4. Measure the exact amount of prepared fruit into a saucepot. The triple berry recipe requires:
3 cups crushed strawberries
1 1/2 cups crushed raspberries
1 1/2 cups crushed blackberries
4 1/2 cups sugar
5. Mix 1/4 cup of the sugar (from the 4 1/2 cups) with the pectin in a small bowl. Add that to the fruit along with 1/2 teaspoon of butter or margarine (this is to help reduce foaming and it does help.)
6. Bring the mixture to a full rolling boil (a boil that doesn't stop bubbling when stirred) on high heat, stirring constantly.
8. Ladle quickly into prepared jars, filling to within 1/8 inch of tops. I keep the clean jars lined up by the stove. We use a canning funnel that I found at the grocery store and it is super helpful. This part is much easier with 2 people - 1 person can ladle and 1 person can move the funnel into each jar, etc.
9. Wipe the jar rims and threads then cover with the lids and screw the bands on tightly. Place the jars in a giant pot. (I don't have a canning pot and won't be getting one... my spaghetti pot works just fine!) Add water to the pot and cover the jars by 1 to 2 inches. Bring the water to a gentle boil. Process for 10 minutes.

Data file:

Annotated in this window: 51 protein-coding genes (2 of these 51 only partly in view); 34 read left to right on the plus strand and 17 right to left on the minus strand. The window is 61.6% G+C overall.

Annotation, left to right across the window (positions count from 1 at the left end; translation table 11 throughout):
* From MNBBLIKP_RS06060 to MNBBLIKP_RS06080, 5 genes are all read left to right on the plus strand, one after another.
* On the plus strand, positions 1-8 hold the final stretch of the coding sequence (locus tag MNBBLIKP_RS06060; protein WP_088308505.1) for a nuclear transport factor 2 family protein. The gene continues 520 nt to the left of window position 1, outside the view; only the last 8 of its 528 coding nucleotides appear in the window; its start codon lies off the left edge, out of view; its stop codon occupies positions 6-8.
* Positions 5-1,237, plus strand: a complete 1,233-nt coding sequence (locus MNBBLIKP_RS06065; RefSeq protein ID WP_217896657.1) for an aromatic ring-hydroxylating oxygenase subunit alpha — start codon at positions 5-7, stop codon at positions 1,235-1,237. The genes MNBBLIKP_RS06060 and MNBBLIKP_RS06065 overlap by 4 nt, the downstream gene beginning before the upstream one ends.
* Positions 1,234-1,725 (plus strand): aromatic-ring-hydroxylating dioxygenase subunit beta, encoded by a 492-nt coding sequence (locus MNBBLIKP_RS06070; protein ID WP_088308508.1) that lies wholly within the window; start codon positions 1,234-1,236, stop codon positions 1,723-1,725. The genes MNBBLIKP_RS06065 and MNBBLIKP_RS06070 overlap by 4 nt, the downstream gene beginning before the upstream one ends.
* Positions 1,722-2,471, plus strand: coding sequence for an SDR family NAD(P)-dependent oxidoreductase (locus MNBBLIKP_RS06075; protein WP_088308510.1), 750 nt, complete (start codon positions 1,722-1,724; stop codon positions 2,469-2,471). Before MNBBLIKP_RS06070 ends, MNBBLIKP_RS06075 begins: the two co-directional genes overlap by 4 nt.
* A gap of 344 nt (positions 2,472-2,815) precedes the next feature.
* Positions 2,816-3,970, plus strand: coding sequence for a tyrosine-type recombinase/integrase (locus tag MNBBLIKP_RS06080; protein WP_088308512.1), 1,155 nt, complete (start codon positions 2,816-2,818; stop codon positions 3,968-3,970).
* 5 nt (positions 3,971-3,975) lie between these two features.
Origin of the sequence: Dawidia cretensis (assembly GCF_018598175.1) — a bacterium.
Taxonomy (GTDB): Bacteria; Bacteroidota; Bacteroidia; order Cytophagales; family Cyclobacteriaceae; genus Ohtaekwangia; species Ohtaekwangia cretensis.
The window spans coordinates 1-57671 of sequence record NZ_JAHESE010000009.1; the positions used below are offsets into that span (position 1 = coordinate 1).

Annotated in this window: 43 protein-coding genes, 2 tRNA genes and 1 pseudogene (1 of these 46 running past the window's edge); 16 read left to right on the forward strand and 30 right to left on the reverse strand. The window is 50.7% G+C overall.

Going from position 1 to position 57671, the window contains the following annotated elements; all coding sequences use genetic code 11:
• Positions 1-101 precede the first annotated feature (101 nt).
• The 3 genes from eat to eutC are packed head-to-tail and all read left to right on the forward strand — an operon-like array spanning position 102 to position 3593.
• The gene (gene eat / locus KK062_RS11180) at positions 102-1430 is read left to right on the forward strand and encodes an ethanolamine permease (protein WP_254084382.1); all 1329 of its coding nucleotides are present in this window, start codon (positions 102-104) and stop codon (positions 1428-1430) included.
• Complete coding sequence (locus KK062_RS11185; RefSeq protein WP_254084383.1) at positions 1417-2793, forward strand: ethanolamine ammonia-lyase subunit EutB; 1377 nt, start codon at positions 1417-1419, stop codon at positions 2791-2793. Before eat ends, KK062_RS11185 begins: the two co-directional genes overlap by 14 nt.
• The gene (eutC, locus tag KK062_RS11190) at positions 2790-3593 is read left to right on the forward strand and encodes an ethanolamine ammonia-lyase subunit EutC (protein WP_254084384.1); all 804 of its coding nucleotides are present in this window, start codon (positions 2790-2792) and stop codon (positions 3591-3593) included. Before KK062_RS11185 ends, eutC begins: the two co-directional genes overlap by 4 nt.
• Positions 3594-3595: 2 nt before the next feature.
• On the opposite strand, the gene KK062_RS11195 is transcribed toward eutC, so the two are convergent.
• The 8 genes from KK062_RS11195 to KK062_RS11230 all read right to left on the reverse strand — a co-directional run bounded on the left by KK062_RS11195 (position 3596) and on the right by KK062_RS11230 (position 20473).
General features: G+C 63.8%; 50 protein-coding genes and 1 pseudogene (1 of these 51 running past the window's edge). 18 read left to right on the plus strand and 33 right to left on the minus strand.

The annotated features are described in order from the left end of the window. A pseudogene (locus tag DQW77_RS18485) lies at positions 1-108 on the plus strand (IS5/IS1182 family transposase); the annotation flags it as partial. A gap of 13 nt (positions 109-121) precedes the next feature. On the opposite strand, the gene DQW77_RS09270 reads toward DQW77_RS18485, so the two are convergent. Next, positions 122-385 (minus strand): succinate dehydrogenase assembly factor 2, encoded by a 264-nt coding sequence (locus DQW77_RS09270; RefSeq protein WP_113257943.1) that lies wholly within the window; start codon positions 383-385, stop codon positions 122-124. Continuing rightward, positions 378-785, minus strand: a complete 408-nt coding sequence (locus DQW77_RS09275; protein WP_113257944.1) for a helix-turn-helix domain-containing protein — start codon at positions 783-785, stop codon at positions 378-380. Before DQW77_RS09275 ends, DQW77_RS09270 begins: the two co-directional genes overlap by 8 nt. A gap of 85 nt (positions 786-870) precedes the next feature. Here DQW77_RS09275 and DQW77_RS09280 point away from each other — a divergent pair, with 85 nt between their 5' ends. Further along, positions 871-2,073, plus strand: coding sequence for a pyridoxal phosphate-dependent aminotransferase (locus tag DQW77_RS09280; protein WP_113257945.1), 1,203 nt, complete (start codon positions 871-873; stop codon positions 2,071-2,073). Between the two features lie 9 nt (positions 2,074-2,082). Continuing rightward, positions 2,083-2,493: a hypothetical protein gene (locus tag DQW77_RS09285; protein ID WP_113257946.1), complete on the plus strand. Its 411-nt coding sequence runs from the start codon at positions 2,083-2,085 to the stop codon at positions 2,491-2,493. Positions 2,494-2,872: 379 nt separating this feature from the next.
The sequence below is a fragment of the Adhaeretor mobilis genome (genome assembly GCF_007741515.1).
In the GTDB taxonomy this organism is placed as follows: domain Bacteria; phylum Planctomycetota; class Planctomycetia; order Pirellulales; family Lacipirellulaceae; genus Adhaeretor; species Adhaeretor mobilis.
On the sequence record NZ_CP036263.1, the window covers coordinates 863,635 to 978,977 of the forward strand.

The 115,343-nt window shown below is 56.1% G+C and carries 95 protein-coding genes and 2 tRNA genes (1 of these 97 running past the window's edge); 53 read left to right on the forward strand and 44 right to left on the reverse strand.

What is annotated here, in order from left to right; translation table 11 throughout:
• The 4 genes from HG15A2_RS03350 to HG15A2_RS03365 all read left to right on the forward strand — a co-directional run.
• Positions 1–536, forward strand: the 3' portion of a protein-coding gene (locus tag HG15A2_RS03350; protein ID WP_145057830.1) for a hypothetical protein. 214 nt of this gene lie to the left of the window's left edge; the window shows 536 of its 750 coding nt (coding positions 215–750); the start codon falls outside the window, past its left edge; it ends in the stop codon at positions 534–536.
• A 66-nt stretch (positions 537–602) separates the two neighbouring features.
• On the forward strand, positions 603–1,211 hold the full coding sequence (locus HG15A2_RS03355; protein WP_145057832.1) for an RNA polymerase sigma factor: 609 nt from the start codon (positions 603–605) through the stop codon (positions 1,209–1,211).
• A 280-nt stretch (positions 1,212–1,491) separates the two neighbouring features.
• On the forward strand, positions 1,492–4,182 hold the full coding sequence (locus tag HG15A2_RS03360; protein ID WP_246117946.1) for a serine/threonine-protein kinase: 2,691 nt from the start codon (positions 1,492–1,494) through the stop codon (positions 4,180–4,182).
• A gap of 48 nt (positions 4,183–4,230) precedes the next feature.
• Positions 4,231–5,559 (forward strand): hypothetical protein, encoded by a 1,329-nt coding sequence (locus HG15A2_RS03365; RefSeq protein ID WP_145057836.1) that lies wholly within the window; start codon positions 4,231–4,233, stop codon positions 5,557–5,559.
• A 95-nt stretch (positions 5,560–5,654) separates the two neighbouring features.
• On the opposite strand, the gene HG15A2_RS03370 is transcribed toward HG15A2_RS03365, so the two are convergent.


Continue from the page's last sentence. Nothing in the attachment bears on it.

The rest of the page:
10. Remove the jars (we use long tongs to to that) and allow to cool completely. After a while, you should hear the little jars start "pinging" as the lids pop down and seal. Let stand at room temperature for 24 hours.
Just some of this year's jars:
Here's how I normally package mine:
I like to print the labels on the computer so that I can do a bunch of labels on one sheet of cardstock, then use a punch or circle cutting system to make the circles. I overstamp the lables with a design that complements that year's Christmas card. Then I run the labels through my mini Xyron (the tiny X" shaped one) to get the back nice and sticky. I like to use the mini size handled kraft bags that are available at Michael's, etc. to stick the jars in because I can also stick the card in there, too! Then I add a coordinating tag and the name so that I can quickly identify each bag as I hand them out (I do write in each Christmas card, so each bag has to have the right name on it). For the card that goes with the pic above, I used some Wordsworth clear stamps on shimmery white cardstock and did some simple watercoloring. I scribbled with a glue pen and added glitter to make the snowy ground.